Since its inception in 2013, the CIF Open Division has widely been considered the most competitive playoff division for boys basketball in California.
For years, the elusive Open Division title had eluded the Sierra Canyon Trailblazers. However, that all changed this past season with the hiring of new head coach Andre Chevalier and a complete roster overhaul comprised of six transfer students.
Sierra Canyon raced through the Open Division capped off by a decisive 75-62 victory over Sheldon High (Sacramento) in the championship game.
Now, with the summer season coming to a close and the school year rapidly approaching, the team’s goal to repeat as state champions is coming into focus. Gone is starting point guard Duane Washington Jr., who will take his talents to Ohio State. Incoming is a variety of new faces that will hope to aid Sierra Canyon in its quest for a repeat title.
In the frontcourt, the Trailblazers will add a pair of 7-footers. Junior Christian Koloko transferred from nearby Birmingham High (Los Angeles) and sophomore Yi Jia-Hao (Harold) arrived from China. Andrew Austin, a 6-foot-6 senior who transferred from West Ranch High in Valencia, will also add depth to the Sierra Canyon roster.
The newcomers have already gained some valuable experience with their new teammates in several summer games, and their impact is being felt. Senior guard Cassius Stanley has been particularly impressed with the added dimension of having two 7-footers on the roster.
“I see so much potential. Our two bigs are just scratching the surface, they don’t even know what they can do,” Stanley said. “Our big man Harold, he’s got so many different moves that no one sees. I see little glimpses of it in practice. Christian Koloko, he’s a rim protector, he can do everything. His length throws everybody off. He’s getting from half-court to the opposite corner and blocking shots. He’s athletic, it works perfectly. They’re both just great in their own way.”
Both players figure to get regular minutes in the rotation, and in Koloko’s case, there’s a good chance that he’ll be playing in the starting line-up at center. He’s a quick and athletic big man who can wreak havoc in the paint and step outside to score from the perimeter as well.
This is just Koloko’s second season of high school basketball, having played at Birmingham last season after coming over to the United States from Cameroon. Despite that, he’s already picked up Division 1 offers from Arizona, Cal, Creighton, Harvard, Long Beach State, Northwestern, Princeton, Santa Clara, UC Davis, and Vanderbilt.
“They’re really good,” Koloko said about his new teammates. “Cassius, K.J, Scotty, they’re all good players. We have a really good coach, it’s a good team and I’m very excited about it… I’m going to bring my size. I can rebound, I can block shots, and run the floor– even though I’m 7-feet… I can shoot too… I think I can help this team get another title this year.”
While the Trailblazers are certainly welcoming of new weapons, they’ll also look to internal development as they prepare for the 2018-19 season.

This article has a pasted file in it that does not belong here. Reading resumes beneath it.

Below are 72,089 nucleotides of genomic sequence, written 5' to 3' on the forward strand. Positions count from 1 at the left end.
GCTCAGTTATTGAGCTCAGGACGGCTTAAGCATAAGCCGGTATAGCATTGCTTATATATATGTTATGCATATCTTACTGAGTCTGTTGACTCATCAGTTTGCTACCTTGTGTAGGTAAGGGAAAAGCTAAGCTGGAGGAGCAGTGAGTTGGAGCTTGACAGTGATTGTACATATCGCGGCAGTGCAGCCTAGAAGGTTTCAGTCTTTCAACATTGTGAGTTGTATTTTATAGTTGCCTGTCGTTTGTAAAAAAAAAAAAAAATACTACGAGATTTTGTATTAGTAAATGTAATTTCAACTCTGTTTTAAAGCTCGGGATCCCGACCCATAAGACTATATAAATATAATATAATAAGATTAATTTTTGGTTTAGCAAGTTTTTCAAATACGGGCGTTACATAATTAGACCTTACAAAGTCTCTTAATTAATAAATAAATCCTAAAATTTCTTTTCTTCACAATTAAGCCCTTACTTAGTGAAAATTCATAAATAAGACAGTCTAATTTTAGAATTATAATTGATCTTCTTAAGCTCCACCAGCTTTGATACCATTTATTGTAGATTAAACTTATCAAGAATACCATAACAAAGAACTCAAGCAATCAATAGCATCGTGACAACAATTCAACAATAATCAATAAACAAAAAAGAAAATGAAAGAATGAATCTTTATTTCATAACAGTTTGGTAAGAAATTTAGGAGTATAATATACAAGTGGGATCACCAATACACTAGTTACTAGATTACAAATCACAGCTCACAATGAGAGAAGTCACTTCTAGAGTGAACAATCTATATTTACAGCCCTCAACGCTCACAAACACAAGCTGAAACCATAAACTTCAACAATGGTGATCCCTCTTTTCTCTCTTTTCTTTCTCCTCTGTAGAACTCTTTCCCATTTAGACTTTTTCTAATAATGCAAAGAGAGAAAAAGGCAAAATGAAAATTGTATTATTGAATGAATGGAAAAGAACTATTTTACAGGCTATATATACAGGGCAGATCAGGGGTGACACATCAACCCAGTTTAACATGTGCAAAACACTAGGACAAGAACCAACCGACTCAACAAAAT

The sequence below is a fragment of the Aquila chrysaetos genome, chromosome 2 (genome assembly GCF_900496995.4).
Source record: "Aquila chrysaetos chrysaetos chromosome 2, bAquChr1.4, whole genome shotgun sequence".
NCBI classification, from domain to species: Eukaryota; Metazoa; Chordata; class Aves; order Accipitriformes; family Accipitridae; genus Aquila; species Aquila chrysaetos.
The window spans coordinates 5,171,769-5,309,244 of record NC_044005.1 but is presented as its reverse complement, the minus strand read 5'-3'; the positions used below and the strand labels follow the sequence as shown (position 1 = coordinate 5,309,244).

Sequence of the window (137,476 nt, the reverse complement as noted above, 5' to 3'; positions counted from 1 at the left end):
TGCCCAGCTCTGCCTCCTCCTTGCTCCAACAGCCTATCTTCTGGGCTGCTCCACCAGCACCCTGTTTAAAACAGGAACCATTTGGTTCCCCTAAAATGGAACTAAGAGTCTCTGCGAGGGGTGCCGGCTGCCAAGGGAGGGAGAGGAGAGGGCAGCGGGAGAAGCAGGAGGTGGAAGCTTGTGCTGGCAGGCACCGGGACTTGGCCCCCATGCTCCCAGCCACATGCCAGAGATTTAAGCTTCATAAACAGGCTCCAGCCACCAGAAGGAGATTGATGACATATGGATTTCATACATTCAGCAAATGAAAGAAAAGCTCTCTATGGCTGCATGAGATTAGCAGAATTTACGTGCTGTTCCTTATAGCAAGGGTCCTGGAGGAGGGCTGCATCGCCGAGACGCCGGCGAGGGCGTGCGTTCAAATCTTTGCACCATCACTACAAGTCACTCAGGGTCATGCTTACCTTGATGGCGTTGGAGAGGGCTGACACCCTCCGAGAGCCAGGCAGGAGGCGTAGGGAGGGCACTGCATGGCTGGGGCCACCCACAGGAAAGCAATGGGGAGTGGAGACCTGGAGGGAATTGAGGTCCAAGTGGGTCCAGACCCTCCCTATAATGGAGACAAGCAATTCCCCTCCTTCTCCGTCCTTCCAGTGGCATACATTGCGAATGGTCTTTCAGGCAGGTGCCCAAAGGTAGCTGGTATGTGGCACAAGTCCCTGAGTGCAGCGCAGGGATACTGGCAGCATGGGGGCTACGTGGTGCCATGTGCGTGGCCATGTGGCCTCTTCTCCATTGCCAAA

One player, in particular, who’s developed nicely since his arrival at Sierra Canyon last year from Harvard-Westlake, is junior Terren Frank.
Frank has expanded his offensive repertoire and developed into more of a point-forward. He’s playing more aggressively by initiating fast breaks where he’s able to find open teammates or finish the break himself. He’s also taking defenders off the dribble and knocking down pull-up jumpers with more consistency.
“I’m working on my all-around game,” Frank said about his development. “Dribbling and shooting, being able to score at every level from the post and outside, that’s what I’ve been working on. I’m playing defense, scoring when they need me to score, finding the open man, just being able to do everything.”
As his game has evolved, Frank has also picked up Division 1 offers from Arizona State, USC and Western Kentucky. He played the center position at times last season, but with the new arrivals, he’ll likely see the majority of his minutes at forward.
And obviously, one of the biggest pieces of the puzzle will be the continued development of seniors Cassius Stanley, KJ Martin, Scotty Pippen Jr. and L Simpson.
Stanley knows, as well as anybody, that it’s time for him to step-up and be a leader on this year’s team.
“It’s just basically keeping everybody together,” Stanley said. “It’s like a coach on the court, just talking all the time and just keeping everything together really.”
Stanley had a busy summer playing with Team WhyNot on the Nike EYBL circuit. He also trimmed his recruiting list to six schools with Arizona, Kansas, Oregon, Texas, UCLA and USC all making the cut.
Stanley also has been working hard on his game. The highlight reels of his dunks are numerous, but that’s far from all he can do. He attacks the rim relentlessly, finishing plays or getting to the free-throw line. He’s also excellent at finding teammates in transition or pulling-up with ease to knockdown the open jumper.
Stanley spent much of his summer improving by competing against college and professional players.
“This summer I’ve been playing in the Drew League and playing at UCLA with pros and college guys,” Stanley said. “I’m just trying to bring maturity to the court and just pick up some of the things that the veterans teach me on the weekends when I’m at UCLA or the Drew League and just implement it out here.”
An even more confident and mature Cassius Stanley is bad news for his competition this upcoming season.
There’s still some time before the start of the season, but as of now, Sierra Canyon is certainly feeling good about its repeat title hopes.